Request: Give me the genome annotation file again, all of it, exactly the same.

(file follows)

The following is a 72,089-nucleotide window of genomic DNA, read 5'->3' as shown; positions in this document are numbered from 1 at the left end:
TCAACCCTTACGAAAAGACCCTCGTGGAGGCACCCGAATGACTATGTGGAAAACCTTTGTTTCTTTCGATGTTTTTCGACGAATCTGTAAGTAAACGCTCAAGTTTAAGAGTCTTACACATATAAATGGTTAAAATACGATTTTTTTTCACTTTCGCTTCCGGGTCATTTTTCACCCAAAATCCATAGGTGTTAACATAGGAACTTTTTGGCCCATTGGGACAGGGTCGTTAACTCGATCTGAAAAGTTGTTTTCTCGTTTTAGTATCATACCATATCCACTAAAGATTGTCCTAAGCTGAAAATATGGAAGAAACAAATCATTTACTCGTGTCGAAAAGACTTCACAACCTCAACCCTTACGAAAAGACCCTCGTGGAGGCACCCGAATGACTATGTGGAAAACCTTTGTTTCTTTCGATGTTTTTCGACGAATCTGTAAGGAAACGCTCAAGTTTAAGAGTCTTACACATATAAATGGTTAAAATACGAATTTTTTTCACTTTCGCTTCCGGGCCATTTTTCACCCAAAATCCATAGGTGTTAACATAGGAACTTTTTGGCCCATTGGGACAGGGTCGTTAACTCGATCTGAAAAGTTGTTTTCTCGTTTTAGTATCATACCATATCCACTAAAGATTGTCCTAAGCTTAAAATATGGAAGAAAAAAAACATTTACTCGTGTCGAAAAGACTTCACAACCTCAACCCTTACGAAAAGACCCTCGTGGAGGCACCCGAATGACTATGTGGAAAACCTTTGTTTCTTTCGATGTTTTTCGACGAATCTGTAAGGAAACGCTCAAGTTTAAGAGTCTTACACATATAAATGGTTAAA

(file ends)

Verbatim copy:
The following is a 72,089-nucleotide window of genomic DNA, read 5'->3' as shown; positions in this document are numbered from 1 at the left end:
TCAACCCTTACGAAAAGACCCTCGTGGAGGCACCCGAATGACTATGTGGAAAACCTTTGTTTCTTTCGATGTTTTTCGACGAATCTGTAAGTAAACGCTCAAGTTTAAGAGTCTTACACATATAAATGGTTAAAATACGATTTTTTTTCACTTTCGCTTCCGGGTCATTTTTCACCCAAAATCCATAGGTGTTAACATAGGAACTTTTTGGCCCATTGGGACAGGGTCGTTAACTCGATCTGAAAAGTTGTTTTCTCGTTTTAGTATCATACCATATCCACTAAAGATTGTCCTAAGCTGAAAATATGGAAGAAACAAATCATTTACTCGTGTCGAAAAGACTTCACAACCTCAACCCTTACGAAAAGACCCTCGTGGAGGCACCCGAATGACTATGTGGAAAACCTTTGTTTCTTTCGATGTTTTTCGACGAATCTGTAAGGAAACGCTCAAGTTTAAGAGTCTTACACATATAAATGGTTAAAATACGAATTTTTTTCACTTTCGCTTCCGGGCCATTTTTCACCCAAAATCCATAGGTGTTAACATAGGAACTTTTTGGCCCATTGGGACAGGGTCGTTAACTCGATCTGAAAAGTTGTTTTCTCGTTTTAGTATCATACCATATCCACTAAAGATTGTCCTAAGCTTAAAATATGGAAGAAAAAAAACATTTACTCGTGTCGAAAAGACTTCACAACCTCAACCCTTACGAAAAGACCCTCGTGGAGGCACCCGAATGACTATGTGGAAAACCTTTGTTTCTTTCGATGTTTTTCGACGAATCTGTAAGGAAACGCTCAAGTTTAAGAGTCTTACACATATAAATGGTTAAA